Friday, November 25, 2005

Our Work Here Is Nearly Done

Looking at 650,000 years of climate history, researchers have concluded that the levels of signature greenhouse gases, carbon dioxide and methane, have never been as high as they are today.

The LA Times has a solid take on the research which is being published in more detail in the journal, Science (subscription).

"An ice core about two miles long — the oldest frozen sample ever drilled from the underbelly of Antarctica — shows that at no time in the last 650,000 years have levels of the greenhouse gases carbon dioxide and methane been as high as they are today.

The research, published in today's issue of the journal Science, describes the content of the greenhouse gases within the core and shows that carbon dioxide levels today are 27% higher than they have been in the last 650,000 years and levels of methane, an even more powerful greenhouse gas, are 130% higher, said Thomas Stocker, a climate researcher at the University of Bern and senior member of the European team that wrote two papers based on the core."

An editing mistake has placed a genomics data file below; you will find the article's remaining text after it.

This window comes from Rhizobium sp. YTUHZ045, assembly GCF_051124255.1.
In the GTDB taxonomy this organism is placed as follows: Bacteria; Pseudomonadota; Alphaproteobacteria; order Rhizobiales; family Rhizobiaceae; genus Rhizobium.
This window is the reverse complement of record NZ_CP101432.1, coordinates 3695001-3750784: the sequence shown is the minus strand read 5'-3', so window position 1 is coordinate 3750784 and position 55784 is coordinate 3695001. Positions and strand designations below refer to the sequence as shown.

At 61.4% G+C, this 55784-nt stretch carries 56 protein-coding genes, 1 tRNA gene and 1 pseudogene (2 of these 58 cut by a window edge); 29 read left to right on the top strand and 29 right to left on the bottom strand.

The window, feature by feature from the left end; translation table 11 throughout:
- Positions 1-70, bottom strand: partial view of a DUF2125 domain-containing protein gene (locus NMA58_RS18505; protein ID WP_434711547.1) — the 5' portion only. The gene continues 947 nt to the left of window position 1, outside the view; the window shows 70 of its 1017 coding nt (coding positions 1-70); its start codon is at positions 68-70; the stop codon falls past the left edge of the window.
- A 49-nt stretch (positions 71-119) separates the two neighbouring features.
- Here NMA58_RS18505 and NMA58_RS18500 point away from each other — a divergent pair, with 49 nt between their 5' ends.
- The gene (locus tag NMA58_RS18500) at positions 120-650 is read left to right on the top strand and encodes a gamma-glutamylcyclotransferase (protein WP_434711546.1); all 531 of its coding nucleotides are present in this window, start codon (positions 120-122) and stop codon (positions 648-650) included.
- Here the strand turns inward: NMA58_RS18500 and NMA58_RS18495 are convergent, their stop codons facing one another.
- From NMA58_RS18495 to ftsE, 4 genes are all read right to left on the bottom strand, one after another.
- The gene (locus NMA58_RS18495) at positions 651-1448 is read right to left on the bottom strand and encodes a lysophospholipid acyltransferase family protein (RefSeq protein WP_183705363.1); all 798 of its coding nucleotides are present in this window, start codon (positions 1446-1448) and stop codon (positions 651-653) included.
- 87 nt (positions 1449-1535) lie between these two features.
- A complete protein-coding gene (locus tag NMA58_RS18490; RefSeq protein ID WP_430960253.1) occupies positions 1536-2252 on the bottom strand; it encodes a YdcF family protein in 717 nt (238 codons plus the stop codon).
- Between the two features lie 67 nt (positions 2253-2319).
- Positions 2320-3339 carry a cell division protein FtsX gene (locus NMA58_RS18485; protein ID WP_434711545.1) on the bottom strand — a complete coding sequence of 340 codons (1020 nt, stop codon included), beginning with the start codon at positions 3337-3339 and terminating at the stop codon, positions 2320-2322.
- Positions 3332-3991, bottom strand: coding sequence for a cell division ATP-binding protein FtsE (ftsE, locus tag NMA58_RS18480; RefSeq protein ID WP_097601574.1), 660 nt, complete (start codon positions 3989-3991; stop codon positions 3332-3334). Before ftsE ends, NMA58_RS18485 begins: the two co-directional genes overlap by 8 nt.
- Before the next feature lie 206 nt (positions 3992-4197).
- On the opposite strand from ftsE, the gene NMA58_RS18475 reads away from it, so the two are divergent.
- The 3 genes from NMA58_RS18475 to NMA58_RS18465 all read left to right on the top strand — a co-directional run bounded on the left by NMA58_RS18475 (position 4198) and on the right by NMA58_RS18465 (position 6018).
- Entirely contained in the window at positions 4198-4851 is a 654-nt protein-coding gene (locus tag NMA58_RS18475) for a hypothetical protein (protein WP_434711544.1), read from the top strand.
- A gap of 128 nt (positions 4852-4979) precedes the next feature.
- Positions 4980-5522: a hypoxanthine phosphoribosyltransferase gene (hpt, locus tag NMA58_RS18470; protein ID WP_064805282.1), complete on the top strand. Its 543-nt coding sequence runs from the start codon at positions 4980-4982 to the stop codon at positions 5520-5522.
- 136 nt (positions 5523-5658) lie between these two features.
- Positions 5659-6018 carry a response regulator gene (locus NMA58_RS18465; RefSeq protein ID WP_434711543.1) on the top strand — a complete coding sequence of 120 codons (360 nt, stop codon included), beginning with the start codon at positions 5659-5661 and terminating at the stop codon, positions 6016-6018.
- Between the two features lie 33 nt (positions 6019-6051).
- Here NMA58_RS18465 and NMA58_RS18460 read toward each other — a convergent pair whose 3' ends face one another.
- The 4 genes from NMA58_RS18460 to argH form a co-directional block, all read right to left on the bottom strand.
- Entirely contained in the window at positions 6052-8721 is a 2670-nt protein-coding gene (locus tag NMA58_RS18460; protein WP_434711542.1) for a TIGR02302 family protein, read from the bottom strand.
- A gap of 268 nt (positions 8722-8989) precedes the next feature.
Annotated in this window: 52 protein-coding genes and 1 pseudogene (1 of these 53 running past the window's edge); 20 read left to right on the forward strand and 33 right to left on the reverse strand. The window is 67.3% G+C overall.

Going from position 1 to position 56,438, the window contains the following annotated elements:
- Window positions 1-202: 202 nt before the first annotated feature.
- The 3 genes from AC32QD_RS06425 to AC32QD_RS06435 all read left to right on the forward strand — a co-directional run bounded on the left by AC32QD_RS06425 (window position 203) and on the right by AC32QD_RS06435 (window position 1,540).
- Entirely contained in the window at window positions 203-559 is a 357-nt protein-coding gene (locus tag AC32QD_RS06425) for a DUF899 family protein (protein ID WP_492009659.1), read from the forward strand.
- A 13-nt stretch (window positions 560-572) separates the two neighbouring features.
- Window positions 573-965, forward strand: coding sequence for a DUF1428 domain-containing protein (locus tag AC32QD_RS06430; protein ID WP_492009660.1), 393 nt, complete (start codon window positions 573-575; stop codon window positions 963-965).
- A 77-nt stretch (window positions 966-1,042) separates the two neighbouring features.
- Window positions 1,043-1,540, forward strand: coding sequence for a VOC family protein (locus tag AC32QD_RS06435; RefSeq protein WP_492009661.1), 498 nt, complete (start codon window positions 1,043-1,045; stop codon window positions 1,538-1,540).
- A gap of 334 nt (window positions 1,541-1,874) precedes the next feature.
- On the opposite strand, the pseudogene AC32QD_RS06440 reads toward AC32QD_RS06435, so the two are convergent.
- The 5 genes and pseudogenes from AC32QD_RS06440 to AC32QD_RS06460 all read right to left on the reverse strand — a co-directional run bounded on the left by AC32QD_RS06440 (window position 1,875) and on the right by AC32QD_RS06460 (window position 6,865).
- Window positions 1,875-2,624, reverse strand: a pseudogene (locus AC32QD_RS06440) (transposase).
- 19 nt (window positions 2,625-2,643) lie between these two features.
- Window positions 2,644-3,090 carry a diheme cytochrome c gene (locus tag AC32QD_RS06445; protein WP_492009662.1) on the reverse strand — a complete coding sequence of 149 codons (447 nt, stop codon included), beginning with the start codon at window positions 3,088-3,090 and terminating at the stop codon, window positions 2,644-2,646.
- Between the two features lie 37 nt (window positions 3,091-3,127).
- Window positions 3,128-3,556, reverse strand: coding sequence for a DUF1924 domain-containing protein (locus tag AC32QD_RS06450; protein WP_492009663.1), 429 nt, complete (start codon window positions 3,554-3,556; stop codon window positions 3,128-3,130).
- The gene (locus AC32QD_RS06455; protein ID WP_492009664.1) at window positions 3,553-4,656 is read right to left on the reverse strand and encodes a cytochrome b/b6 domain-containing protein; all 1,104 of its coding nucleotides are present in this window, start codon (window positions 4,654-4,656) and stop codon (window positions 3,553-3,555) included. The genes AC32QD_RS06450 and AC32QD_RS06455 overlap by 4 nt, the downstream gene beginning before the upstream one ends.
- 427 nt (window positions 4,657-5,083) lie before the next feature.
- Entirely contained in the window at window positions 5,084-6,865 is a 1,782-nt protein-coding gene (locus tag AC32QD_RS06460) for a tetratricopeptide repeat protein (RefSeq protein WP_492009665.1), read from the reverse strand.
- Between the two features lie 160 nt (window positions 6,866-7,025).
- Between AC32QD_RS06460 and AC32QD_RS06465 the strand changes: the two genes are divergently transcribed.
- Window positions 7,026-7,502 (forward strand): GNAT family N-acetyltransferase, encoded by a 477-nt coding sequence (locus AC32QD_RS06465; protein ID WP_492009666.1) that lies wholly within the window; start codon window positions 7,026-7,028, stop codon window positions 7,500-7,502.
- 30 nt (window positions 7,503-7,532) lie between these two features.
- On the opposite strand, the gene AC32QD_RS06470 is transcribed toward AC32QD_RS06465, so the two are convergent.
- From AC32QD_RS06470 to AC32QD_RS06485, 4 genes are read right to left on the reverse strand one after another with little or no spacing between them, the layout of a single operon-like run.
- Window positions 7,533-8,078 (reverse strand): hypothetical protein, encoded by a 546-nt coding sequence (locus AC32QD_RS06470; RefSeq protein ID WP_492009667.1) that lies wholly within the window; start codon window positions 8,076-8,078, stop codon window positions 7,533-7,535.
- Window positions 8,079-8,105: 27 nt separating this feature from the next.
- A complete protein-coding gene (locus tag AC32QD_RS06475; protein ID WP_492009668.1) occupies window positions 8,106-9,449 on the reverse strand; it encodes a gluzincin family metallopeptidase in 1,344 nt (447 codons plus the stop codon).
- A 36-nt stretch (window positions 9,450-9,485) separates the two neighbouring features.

This research is another piece of evidence that confirms that human industrial activity is the primary cause of the rise in greenhouse gases in the atmosphere. The role of human activity in global warming is, of course, disputed by the Bush Administration, but pretending it isn't real doesn't make it go away. Something the President Bush has yet to learn.

"The work provides more evidence that human activity since the Industrial Revolution has significantly altered the planet's climate system, scientists said. "This is saying, 'Yeah, we had it right.' We can pound on the table harder and say, 'This is real,' " said Richard Alley, a Penn State University geophysicist and expert on ice cores who was not involved with the analysis."

Thumping the table doesn't seem like much of a plan to me. Even less useful when the people sitting at the table are owned by the oil industry.